Is it just me, or does it seem to you that things get a little more crowded at Christmas? Of course the stores are packed. I was in one store the other day were there were major traffic jams in the isles with carts crammed, overflowing with gifts. Though people were generally nice, it was very difficult to navigate because the store had no other room for their inventory but to take up one spacious aisle with attractive displays. I was talking with a grocery store worker who was saying their stock rooms were at capacity and so was their store shelves (including some aisle space). There seems to be little room to even shop with all the people and all the products.
The roads and parking lots are also more crowed. Hoards of people are out shopping, going out to eat, headed to parties or to grandma’s house, out to look at holiday light displays, out to the movies, and out to coffee (I was going to say out to lunch, but that has a whole other meaning!). Yes, people are out and about. Parking is bad. I saw one of those ‘battle to see who is going to take the opening parking space’ where one person thinks they deserve it because they have been searching for ever, or they just think the world revolves around them, and the other person thinks the same. It’s fun to see what happens, like my own little reality show (let’s call it ‘Parking Wars,” or “Parking Space Hunters”). Anyway, the battle I was observing was funny as they both tried to fit in the space coming ever so close to each other and the cars on either side of the space. They made faces at each other, complete with hand gestures, and mouthed words that I don’t think were ‘Merry Christmas.” As they were jockeying for who would get this space, one opened up a few cars away and I took it. The people in the battle had no idea there was room for their car just a few feet away.
Yes the malls, stores, roads, and parking lots are crowed, but so is the house. With our Christmas tree we had to move things around, so there was no more room for some pieces of furniture. There is no room in the refrigerator as we get ready for family meals. There is hardly room on the kitchen counters as we gather supplies for an upcoming party. I had to rearrange some closets because there was no room for gifts that need to be out of site to inquisitive eyes. Soon there will be no room for our car in the garage as it becomes the place of exile for banished items from the house.
It seems Christmas has this ‘no room’ element. Well you can guess where I’m going with this! In the Biblical story of Jesus’ birth there was no room for His parents.
Luke 2:4-7 So Joseph also went up from the town of Nazareth in Galilee to Judea, to Bethlehem the town of David, because he belonged to the house and line of David. He went there to register with Mary, who was pledged to be married to him and was expecting a child. While they were there, the time came for the baby to be born, and she gave birth to her firstborn, a Son. She wrapped Him in cloths and placed Him in a manger, because there was no room for them in the inn.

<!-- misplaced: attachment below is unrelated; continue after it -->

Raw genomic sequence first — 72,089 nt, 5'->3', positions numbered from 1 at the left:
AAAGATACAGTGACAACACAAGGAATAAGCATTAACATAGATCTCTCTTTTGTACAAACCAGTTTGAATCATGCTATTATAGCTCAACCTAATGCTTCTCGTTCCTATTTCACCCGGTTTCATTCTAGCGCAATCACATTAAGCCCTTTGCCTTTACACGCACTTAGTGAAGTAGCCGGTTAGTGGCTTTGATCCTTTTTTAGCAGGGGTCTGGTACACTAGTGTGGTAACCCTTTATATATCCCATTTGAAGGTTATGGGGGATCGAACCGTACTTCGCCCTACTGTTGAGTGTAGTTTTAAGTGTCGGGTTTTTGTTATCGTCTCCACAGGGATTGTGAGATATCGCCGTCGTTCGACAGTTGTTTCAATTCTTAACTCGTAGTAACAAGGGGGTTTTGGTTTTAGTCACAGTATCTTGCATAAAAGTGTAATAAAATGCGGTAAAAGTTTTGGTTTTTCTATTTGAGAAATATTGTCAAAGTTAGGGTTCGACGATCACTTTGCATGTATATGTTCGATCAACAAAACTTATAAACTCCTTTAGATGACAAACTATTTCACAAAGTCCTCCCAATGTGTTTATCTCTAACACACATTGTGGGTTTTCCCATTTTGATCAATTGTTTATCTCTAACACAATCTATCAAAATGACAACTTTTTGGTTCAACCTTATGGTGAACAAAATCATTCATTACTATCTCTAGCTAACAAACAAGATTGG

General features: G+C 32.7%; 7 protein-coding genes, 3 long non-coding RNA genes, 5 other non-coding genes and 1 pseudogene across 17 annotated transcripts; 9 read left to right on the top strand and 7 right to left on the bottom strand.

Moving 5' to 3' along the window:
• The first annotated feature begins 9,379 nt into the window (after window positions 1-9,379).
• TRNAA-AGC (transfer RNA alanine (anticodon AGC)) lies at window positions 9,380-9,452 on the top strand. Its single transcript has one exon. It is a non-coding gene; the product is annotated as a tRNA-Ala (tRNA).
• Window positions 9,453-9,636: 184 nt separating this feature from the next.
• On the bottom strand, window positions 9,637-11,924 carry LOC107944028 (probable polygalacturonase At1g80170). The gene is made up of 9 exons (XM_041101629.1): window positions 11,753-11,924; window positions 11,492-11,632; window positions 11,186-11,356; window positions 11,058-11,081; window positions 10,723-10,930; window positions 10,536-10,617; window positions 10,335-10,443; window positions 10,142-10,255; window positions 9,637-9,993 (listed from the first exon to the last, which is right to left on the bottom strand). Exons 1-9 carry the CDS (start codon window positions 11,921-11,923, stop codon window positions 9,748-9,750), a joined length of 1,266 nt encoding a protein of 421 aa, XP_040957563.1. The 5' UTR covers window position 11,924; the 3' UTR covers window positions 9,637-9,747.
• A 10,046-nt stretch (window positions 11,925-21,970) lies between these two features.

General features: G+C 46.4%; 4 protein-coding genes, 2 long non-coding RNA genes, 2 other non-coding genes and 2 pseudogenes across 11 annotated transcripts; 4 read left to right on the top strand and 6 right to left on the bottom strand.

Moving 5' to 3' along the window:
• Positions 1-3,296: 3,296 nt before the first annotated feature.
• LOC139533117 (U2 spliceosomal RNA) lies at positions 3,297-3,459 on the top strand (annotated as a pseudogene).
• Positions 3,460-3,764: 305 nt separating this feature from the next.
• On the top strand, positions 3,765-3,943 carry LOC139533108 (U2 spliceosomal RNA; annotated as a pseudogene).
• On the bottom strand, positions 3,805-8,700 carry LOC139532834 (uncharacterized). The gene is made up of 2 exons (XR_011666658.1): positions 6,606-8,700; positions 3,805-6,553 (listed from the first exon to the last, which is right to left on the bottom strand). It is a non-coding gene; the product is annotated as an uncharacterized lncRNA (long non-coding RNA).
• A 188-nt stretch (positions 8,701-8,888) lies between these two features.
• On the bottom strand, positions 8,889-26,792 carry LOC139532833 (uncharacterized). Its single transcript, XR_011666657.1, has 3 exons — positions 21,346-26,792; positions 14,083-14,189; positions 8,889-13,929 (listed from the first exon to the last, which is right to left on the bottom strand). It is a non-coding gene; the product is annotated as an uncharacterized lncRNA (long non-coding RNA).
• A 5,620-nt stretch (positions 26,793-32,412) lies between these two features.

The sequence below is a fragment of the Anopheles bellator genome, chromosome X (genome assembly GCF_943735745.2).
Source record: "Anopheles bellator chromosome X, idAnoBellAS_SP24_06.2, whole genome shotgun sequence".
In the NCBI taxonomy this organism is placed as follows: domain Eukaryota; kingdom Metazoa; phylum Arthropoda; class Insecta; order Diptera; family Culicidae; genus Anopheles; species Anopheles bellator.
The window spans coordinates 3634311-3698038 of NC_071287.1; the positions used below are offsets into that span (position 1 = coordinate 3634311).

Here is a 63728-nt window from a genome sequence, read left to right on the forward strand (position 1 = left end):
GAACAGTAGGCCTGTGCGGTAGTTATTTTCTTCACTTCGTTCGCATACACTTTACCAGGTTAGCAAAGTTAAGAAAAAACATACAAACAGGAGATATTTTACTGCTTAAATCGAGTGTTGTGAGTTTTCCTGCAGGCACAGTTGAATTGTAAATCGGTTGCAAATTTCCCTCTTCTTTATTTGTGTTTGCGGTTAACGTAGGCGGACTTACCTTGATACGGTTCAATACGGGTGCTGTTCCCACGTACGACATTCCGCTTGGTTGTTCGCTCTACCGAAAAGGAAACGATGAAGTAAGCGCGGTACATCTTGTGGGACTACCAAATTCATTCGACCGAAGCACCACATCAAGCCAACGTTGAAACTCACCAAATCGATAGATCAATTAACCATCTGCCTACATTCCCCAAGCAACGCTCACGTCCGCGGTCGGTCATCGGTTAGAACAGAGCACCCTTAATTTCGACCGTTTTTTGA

Now it was not that Joseph and Mary were looking for a Best Western Motel, but all the traditional guest rooms (usually in the front of a house) were taken. No room was available but they were allowed to use the back of the house or cave were the animals were kept. It was crowded. The government had required people to go back to their home town. Every home was at capacity with every bed filled. Probably the local stores were crammed and maybe the streets were full. I don’t know if there were parking lots for the donkeys, but I would gather there was no room there too. It was stressful! Not a whole lot of room for anything or anybody.
Yet you have to wonder if someone really important or really rich came into that town there would have been room made for them. I mean when a president comes to any area places are cleared, traffic is stopped, and room is made. But here the King of kings and Lord of lords had no room. Now sure no one yet knew who He was, but even if they did, I could not say that room would have been made.
Even now we have difficulty making room for Jesus in our own lives and our excuses are much the same as that first Christmas; life is stressful, it’s not convenient, He did not come at the right time so I could be ready, too many tough things are going on and I can’t open my life to Jesus, I’m just surviving, I have no time to entertain Jesus. When we don’t make room for Jesus we have no room to adore Him, no room to learn from Him, no room to sense His love, no room to find our true self in Him, no room to see our unique call and we miss out.
Sure, making room for Jesus does take work, and will even make life crazy at times, but it will be worth it. We won’t be alone. Matthew 28:20 says He will be with us always. Making room for Jesus will also bring about order in our lives.
Matthew 6:33 But seek first his kingdom and his righteousness, and all these things will be given to you as well.
As well, when we make room for Jesus there will be peace
John 14:27 Peace I leave with you; my peace I give you. I do not give to you as the world gives. Do not let your hearts be troubled and do not be afraid.
And if we keep making room for Jesus there will be love, joy, and more as Galatians 5:22-23 says.
So make room for Jesus this Christmas. Take a moment and quietly adore Him. Attend a Christmas Eve service and bring a friend, love someone like you think Jesus would, be a little more generous, smile more, and consider Jesus’ call on your life. It might make this the best Christmas ever.
Making room for Jesus with You,
P.S. If you are in the Cypress area, come join us on December 23rd at 9 a.m. and 10:30 a.m. We would love to see you and we encourage you to bring a friend. As well, we have three Christmas Eve Candle Light Services on December 24th 4:30 p.m., 6:00 p.m. and 7:30 p.m., so please plan to attend and bring some friends.